Between the laws?

2nd Post to FRIAM following yesterday’s post (1st follows) re: Stewart Kauffman’s ”Reinventing the sacred” lecture

So, partly prompted by how it seemed Kauffman got there. There’s a particularly curious “hiding place” for nature’s accumulative individuality and complex behavior within an otherwise “deterministic” universe obeying universal natural laws…

Between the laws,… a “hiding place” for nature’s vitality!

It’s the somewhat deceptive meaning of “uncertainty”. If you prove an uncertainty for some outcome it means that actual events will “at most” do one thing, and “at least” do another. That’s “information” about a probability of behavior, not a specification for individual behaviors. Continue reading Between the laws?

When do we hit the limits of the earth?

Dan Bloom had commented:

” I SEE NO WAY OUT FROM THIS MESS. but it won’t hit the fan until 200, 400 more years…. until then, maybe until 2100 at least, we will muddle along….and the climate tsunami, when it hits, it won’t hit all at once, like in Thailand, it will hit the beach here slowly, over a period of maybe 10 to 100 years… “


Hi, I hate to be the one to tell you, but the point of vanishing returns for multiplying our use of the earth has been crossed. I think we’ll be very lucky to stabilize for decades. There seem to be several environmental collapses underway, as majestically developmental but irreversible as they are.

Our bets on what we could accomplish have completely fallen apart. The ’snag’ the economies ran into does not seem to be some mysterious malfunction brought about by everyone doing their expert jobs suddenly screwing up all at once, or even greed…!!

The whole purpose of the system both when it does and doesn’t work is greed.   So that’s not the event now occurring.

No, we ran into the earth with a bang!

… given the main design principle for building our system as expanding as fast as humanly possible till we run into something to stop it. Continue reading When do we hit the limits of the earth?

Multilevel selection in evolution – Devo-evo?

Letter to John Smart,

I’m very interested in your Evo-Devo Universe project.  I also found some interesting examples of development, that operates by multi-level selection.  Below is a bit of a very nice clear example, a case of punctuated equilibrium occurring by a series of rapid evolutionary progressions (spurts), for a plankton species, G. tumida.  It goes from being small and smooth to big and bumpy, in a half million years.   What’s unique about the succession is the strong evidence of repeated rapid evolutionary progress.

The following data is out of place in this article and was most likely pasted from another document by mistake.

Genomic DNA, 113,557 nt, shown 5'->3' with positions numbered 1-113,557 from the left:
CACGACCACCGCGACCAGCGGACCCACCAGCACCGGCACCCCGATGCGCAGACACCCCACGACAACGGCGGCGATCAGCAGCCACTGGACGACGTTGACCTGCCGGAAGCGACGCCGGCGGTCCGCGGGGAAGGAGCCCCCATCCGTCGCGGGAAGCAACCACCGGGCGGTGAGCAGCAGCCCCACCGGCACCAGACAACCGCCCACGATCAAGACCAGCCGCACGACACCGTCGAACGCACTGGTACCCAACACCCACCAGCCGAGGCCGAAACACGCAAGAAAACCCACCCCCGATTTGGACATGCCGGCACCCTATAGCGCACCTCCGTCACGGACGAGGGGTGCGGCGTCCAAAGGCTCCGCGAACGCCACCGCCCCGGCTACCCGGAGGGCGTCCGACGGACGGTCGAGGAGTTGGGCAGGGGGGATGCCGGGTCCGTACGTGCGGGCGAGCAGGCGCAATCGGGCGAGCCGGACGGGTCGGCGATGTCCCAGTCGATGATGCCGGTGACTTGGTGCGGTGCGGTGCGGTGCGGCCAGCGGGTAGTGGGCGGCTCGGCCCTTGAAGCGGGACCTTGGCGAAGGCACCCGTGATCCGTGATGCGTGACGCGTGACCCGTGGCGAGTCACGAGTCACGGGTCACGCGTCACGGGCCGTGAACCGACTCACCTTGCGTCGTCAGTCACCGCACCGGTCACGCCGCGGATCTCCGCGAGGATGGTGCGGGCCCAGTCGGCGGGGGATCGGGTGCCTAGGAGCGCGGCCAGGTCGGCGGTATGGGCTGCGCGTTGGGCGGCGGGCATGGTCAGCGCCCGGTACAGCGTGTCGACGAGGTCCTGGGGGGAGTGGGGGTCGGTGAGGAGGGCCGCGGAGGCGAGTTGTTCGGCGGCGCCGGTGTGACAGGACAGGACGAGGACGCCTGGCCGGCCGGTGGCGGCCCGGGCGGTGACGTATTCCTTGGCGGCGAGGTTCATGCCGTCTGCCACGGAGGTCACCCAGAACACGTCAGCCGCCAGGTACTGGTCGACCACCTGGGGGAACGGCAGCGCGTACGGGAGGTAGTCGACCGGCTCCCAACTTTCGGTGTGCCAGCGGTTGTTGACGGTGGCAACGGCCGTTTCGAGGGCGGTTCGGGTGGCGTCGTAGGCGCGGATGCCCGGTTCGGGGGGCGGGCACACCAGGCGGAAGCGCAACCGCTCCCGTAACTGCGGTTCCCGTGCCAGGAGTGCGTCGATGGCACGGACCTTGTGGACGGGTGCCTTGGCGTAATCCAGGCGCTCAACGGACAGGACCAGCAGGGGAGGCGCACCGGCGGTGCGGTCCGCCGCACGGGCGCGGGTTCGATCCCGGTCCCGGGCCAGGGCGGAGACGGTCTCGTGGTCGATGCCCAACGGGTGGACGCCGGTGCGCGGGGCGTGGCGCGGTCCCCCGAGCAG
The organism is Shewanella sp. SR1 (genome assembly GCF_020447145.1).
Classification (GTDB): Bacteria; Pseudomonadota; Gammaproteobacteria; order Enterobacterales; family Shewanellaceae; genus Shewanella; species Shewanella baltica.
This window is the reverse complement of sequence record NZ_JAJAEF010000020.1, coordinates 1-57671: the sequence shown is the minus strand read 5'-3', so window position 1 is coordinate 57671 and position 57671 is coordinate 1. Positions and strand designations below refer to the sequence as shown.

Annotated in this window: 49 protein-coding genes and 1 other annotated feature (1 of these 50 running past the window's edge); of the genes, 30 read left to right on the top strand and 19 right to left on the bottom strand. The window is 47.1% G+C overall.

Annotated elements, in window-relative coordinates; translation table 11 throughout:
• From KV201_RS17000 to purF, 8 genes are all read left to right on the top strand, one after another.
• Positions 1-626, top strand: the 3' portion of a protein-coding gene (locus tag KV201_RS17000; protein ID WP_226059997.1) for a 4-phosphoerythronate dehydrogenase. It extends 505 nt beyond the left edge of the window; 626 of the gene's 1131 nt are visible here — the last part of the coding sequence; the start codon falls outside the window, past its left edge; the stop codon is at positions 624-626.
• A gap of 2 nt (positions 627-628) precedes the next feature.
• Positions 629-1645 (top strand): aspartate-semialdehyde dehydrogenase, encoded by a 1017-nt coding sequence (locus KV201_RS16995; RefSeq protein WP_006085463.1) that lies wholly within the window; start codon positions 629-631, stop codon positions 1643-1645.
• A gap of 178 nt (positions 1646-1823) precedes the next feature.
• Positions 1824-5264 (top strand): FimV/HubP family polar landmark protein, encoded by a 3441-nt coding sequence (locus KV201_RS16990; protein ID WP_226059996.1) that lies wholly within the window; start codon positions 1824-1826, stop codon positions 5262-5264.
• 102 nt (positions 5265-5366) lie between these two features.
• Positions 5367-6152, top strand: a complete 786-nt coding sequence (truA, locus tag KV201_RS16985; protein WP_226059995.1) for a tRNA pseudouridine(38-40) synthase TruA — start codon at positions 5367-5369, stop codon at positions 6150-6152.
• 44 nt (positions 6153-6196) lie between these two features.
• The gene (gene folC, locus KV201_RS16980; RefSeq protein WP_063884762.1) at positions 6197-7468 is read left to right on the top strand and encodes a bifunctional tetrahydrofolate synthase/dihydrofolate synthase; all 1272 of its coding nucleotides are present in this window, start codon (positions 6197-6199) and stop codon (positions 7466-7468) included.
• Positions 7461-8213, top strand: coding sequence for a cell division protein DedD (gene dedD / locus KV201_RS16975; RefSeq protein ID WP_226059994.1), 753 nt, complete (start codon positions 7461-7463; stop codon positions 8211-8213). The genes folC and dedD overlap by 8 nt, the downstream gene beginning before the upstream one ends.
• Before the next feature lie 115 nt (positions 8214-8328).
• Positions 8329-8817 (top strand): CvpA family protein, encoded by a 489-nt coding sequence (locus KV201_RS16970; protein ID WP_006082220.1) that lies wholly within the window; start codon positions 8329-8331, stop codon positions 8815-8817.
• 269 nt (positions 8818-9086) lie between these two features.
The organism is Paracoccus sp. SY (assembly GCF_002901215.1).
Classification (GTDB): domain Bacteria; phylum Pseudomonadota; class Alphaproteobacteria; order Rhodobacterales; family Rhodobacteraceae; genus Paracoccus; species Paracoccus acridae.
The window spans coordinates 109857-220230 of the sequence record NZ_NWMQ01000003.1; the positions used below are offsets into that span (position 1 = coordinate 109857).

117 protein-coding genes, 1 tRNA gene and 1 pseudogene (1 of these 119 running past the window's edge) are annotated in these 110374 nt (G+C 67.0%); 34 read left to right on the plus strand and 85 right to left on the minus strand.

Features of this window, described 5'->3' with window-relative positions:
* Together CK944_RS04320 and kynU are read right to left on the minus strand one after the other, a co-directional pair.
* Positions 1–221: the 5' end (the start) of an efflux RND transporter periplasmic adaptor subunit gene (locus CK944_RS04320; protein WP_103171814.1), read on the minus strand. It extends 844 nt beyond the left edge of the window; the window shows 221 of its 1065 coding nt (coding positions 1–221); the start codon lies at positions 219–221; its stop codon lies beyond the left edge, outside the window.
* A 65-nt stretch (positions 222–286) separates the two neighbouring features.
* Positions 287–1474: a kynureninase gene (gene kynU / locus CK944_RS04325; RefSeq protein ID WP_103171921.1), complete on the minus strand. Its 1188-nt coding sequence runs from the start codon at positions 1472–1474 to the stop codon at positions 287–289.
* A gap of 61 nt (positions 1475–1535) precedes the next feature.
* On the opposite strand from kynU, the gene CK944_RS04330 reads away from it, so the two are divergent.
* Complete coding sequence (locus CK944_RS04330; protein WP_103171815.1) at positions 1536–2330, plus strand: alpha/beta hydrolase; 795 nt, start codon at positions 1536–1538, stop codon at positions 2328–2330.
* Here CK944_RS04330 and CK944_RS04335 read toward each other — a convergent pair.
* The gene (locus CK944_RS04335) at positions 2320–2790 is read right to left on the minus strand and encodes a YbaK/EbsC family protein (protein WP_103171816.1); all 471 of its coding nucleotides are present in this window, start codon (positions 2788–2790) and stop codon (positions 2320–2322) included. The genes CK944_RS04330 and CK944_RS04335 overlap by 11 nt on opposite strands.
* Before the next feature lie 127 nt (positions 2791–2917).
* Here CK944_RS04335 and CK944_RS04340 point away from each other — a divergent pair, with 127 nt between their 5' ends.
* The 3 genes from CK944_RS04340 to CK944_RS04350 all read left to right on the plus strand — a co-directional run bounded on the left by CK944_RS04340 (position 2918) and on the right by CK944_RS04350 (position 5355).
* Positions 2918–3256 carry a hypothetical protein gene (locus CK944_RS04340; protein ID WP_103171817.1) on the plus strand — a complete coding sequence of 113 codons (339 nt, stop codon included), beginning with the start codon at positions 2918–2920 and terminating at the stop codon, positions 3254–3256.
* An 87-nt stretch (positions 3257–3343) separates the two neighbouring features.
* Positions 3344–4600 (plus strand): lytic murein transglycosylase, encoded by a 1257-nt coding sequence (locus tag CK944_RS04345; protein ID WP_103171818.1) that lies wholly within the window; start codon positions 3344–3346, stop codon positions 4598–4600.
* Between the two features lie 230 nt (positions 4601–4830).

The math I use is a little different, diagnostic math not deterministic math.   The theory is a little different, too, about how to look beyond representational theory.  One identifies natural systems as complex organizational developments, working as a whole.    But your “big idea” that the universe is doing what life is doing, fits very well. Continue reading Multilevel selection in evolution – Devo-evo?

Biofuel impacts on food

Re: Letters to Science in response to the paper by Tim Searchinger of Princeton and R. A. Houghton of Woods Hole et. all. in February.   It surprised the scientific world by documenting the oversights in calculating the environmental impacts of bio-fuels.

Biofuel production consumes food resources and produce added CO2.   It happens by causing the conversion of productive ecologies into farms.    These letters clarify some of the issues that were left unclear in their paper, but still leave big things out]

Letter to Science,

The 10/17/08 letters in Science by Vinod Khosla and reply by Tim Searchinger and R. A. Houghton do clarify some to the complicated measurement problems regarding the environmental impacts of bio-fuels on food production. Both seem to miss the largest of the growing strains on the food production resources of the earth. The real culprits are urbanization and economic growth, of course. Continue reading Biofuel impacts on food